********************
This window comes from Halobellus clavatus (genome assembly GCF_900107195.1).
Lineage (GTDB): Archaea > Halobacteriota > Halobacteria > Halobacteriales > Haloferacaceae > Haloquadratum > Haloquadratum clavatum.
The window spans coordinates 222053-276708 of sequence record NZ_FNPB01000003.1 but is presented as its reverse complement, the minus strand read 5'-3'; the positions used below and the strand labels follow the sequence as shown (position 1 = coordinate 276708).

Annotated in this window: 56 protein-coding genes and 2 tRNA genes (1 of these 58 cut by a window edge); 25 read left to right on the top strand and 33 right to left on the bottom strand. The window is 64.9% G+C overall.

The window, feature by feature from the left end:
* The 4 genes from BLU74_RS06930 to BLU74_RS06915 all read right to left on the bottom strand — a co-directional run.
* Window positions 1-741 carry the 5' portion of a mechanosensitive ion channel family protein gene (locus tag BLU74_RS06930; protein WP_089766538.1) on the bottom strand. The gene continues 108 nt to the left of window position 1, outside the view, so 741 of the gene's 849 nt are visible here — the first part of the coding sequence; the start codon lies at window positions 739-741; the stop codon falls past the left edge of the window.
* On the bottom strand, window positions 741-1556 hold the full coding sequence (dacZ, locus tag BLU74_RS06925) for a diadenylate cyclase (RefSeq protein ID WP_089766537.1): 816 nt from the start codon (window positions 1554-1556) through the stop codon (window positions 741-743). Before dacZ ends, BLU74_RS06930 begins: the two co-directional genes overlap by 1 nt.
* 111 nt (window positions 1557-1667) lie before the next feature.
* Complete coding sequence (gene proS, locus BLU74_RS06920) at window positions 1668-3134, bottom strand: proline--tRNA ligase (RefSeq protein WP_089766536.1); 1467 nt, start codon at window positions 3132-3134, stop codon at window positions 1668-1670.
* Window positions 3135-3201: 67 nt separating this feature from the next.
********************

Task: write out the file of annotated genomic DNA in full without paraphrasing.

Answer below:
This window comes from Halobellus clavatus (genome assembly GCF_900107195.1).
Lineage (GTDB): Archaea > Halobacteriota > Halobacteria > Halobacteriales > Haloferacaceae > Haloquadratum > Haloquadratum clavatum.
The window spans coordinates 222053-276708 of sequence record NZ_FNPB01000003.1 but is presented as its reverse complement, the minus strand read 5'-3'; the positions used below and the strand labels follow the sequence as shown (position 1 = coordinate 276708).

Annotated in this window: 56 protein-coding genes and 2 tRNA genes (1 of these 58 cut by a window edge); 25 read left to right on the top strand and 33 right to left on the bottom strand. The window is 64.9% G+C overall.

The window, feature by feature from the left end:
* The 4 genes from BLU74_RS06930 to BLU74_RS06915 all read right to left on the bottom strand — a co-directional run.
* Window positions 1-741 carry the 5' portion of a mechanosensitive ion channel family protein gene (locus tag BLU74_RS06930; protein WP_089766538.1) on the bottom strand. The gene continues 108 nt to the left of window position 1, outside the view, so 741 of the gene's 849 nt are visible here — the first part of the coding sequence; the start codon lies at window positions 739-741; the stop codon falls past the left edge of the window.
* On the bottom strand, window positions 741-1556 hold the full coding sequence (dacZ, locus tag BLU74_RS06925) for a diadenylate cyclase (RefSeq protein ID WP_089766537.1): 816 nt from the start codon (window positions 1554-1556) through the stop codon (window positions 741-743). Before dacZ ends, BLU74_RS06930 begins: the two co-directional genes overlap by 1 nt.
* 111 nt (window positions 1557-1667) lie before the next feature.
* Complete coding sequence (gene proS, locus BLU74_RS06920) at window positions 1668-3134, bottom strand: proline--tRNA ligase (RefSeq protein WP_089766536.1); 1467 nt, start codon at window positions 3132-3134, stop codon at window positions 1668-1670.
* Window positions 3135-3201: 67 nt separating this feature from the next.